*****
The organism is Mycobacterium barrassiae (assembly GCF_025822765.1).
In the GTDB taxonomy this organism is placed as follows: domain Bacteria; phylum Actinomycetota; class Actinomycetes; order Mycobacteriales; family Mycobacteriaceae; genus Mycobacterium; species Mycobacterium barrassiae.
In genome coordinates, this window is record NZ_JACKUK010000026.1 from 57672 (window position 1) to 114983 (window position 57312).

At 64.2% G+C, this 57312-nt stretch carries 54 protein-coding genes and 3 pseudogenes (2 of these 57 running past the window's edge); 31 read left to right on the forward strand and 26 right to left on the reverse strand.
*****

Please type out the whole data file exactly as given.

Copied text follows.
The organism is Mycobacterium barrassiae (assembly GCF_025822765.1).
In the GTDB taxonomy this organism is placed as follows: domain Bacteria; phylum Actinomycetota; class Actinomycetes; order Mycobacteriales; family Mycobacteriaceae; genus Mycobacterium; species Mycobacterium barrassiae.
In genome coordinates, this window is record NZ_JACKUK010000026.1 from 57672 (window position 1) to 114983 (window position 57312).

At 64.2% G+C, this 57312-nt stretch carries 54 protein-coding genes and 3 pseudogenes (2 of these 57 running past the window's edge); 31 read left to right on the forward strand and 26 right to left on the reverse strand.